“I need a story. Have you got one?” the small boy asked.
“I have many. Why do you need a story?” the Story trader replied.
“Because I am empty.”
“You want me to make you care?”
“Yes.” The small boy was determined.
The Story Trader bowed her head and the hood of her cape fell over her face. “What have you got to trade?” her voice seeped out from under the fold of dark material.
The small boy swallowed hard and forced his hand deep into his pocket. He paused and breathed deeply. He held out his hand and opened his palm.
“This,” he said, “is what I have to trade.”
On his palm sat his attention. He knew it was all the Story Trader needed. The whole town knew it was all the Story Trader needed. That it fed her, nourished her, and encouraged her. It was a small price to pay for the world she would give him in return, for the emotional journey he would take when she told him tales of wild and wonderful things. Stories happened all over the town, but only the Story Trader was clever enough to lure people in, to make them gasp, and to make their hearts pound. Without her, the town’s stories were lost in boxes, cracks in walls, under loose tiles, and in cobwebbed corners.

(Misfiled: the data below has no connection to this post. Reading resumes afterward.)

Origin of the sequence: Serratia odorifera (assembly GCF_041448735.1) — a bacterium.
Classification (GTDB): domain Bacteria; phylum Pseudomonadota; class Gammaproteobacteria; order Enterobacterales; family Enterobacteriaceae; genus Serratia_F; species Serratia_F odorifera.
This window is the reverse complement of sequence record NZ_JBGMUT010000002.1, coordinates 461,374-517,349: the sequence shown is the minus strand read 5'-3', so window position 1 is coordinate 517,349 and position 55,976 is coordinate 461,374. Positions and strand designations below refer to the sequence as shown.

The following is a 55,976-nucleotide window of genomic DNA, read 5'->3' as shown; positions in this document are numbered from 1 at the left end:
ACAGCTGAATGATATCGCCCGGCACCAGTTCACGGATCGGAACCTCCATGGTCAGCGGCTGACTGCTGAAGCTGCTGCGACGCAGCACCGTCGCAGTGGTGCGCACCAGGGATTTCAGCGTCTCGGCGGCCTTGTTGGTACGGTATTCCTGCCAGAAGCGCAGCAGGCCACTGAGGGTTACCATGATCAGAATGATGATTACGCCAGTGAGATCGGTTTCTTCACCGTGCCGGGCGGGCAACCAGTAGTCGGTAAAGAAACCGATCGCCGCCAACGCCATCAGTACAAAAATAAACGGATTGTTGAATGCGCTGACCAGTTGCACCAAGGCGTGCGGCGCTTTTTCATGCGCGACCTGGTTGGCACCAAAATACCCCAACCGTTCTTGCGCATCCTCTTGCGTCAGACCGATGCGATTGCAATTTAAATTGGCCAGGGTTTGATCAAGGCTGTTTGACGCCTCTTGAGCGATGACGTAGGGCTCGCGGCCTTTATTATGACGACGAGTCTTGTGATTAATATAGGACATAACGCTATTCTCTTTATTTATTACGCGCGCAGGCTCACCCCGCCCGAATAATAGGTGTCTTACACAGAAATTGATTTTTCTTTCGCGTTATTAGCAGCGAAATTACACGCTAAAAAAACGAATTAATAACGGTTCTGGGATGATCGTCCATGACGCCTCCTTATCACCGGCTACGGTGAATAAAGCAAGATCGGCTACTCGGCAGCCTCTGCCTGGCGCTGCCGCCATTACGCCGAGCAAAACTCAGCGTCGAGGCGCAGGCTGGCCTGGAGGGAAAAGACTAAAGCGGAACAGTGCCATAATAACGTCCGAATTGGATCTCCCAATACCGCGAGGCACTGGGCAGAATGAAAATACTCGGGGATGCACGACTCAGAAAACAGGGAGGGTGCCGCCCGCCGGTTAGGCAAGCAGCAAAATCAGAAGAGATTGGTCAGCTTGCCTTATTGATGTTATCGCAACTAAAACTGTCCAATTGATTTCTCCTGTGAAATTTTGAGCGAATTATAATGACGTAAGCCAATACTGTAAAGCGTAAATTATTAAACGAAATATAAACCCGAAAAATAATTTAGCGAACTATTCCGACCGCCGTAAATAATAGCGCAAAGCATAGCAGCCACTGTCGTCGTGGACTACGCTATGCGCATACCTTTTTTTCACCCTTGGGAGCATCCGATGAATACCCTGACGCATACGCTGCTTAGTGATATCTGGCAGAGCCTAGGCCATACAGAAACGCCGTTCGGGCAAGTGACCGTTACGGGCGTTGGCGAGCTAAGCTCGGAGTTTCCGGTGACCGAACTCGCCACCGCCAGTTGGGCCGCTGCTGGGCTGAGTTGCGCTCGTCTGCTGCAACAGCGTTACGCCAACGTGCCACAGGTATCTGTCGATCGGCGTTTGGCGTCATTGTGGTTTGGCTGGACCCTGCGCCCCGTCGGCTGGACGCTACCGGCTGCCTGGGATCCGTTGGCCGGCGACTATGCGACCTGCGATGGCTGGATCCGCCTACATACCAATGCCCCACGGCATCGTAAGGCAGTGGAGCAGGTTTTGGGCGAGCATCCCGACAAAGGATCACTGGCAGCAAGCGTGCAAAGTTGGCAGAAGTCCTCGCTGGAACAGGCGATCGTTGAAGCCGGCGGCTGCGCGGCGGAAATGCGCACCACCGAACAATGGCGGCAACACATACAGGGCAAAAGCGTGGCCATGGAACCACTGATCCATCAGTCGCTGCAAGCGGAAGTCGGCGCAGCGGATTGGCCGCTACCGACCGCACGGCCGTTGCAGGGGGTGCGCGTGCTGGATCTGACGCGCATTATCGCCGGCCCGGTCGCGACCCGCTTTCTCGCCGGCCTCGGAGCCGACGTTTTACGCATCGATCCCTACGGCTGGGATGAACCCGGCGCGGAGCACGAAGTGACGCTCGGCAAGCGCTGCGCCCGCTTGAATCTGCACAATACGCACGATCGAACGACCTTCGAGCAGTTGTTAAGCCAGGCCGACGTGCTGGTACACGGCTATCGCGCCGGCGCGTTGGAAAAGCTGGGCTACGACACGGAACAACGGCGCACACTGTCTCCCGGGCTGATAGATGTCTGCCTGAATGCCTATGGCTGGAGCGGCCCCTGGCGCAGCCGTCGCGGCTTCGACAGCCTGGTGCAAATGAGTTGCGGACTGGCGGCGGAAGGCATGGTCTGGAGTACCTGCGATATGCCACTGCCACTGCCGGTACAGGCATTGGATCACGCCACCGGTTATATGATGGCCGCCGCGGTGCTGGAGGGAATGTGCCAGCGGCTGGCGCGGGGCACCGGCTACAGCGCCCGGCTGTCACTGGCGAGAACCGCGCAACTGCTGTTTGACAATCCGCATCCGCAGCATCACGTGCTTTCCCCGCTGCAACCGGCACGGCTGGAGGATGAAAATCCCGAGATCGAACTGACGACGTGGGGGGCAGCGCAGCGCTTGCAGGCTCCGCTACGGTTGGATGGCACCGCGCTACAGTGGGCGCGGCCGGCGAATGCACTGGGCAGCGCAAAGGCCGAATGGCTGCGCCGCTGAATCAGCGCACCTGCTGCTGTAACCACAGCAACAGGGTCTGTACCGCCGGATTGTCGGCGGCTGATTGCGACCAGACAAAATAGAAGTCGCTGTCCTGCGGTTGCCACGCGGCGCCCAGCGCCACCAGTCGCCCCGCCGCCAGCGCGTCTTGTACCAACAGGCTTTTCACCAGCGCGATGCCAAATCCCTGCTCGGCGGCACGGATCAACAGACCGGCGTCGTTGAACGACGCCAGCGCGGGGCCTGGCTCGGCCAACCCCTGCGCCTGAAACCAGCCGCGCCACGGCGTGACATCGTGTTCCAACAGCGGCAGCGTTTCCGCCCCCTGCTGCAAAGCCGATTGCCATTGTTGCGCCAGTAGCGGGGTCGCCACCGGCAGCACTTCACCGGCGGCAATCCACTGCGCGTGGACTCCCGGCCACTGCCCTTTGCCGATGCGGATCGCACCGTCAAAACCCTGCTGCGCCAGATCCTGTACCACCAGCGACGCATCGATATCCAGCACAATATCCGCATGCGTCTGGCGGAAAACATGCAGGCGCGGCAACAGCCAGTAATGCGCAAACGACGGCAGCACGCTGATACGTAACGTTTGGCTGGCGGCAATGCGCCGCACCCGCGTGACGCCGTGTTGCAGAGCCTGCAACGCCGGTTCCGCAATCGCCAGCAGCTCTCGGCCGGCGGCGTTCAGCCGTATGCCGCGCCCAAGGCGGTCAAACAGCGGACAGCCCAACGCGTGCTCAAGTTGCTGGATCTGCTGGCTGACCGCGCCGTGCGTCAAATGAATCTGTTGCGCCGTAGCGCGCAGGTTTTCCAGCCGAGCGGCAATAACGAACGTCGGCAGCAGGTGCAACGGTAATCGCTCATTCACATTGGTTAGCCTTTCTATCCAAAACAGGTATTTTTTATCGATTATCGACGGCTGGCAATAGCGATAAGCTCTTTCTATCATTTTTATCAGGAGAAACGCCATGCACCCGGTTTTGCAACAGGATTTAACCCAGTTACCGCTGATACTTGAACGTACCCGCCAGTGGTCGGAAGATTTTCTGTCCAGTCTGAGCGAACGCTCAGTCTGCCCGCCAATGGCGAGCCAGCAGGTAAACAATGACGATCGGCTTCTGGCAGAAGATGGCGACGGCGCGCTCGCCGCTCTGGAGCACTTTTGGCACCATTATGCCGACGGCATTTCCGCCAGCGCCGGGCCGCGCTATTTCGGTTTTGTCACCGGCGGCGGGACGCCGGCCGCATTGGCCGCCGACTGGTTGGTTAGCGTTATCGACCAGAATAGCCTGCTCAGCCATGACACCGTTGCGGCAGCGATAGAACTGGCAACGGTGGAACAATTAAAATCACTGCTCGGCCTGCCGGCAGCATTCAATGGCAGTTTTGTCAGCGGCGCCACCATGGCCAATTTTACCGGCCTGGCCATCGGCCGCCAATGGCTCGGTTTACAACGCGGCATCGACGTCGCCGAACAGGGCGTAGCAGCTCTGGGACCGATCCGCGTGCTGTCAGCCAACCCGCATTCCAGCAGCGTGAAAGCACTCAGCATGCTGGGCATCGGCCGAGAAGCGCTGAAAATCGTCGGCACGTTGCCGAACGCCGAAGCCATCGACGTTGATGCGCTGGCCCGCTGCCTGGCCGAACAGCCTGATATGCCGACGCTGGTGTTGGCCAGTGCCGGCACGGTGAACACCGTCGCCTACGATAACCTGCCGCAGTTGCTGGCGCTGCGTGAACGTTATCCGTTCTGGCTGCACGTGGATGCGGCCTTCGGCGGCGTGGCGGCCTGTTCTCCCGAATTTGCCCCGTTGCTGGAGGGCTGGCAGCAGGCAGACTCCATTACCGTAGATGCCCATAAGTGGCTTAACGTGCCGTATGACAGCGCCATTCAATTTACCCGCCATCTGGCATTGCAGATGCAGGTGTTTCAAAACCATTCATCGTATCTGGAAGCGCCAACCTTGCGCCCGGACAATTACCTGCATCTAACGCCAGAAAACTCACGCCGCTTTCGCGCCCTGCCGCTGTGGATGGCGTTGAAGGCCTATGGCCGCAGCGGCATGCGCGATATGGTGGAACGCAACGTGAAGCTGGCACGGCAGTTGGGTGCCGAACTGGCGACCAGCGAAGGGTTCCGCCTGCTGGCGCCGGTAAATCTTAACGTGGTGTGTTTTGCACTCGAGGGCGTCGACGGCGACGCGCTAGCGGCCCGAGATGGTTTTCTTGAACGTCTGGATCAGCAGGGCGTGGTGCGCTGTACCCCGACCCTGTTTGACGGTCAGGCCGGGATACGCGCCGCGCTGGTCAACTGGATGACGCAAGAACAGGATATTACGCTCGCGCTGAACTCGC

With a sudden and fast swoop of her caped arm, the Story Trader grabbed the boy’s attention.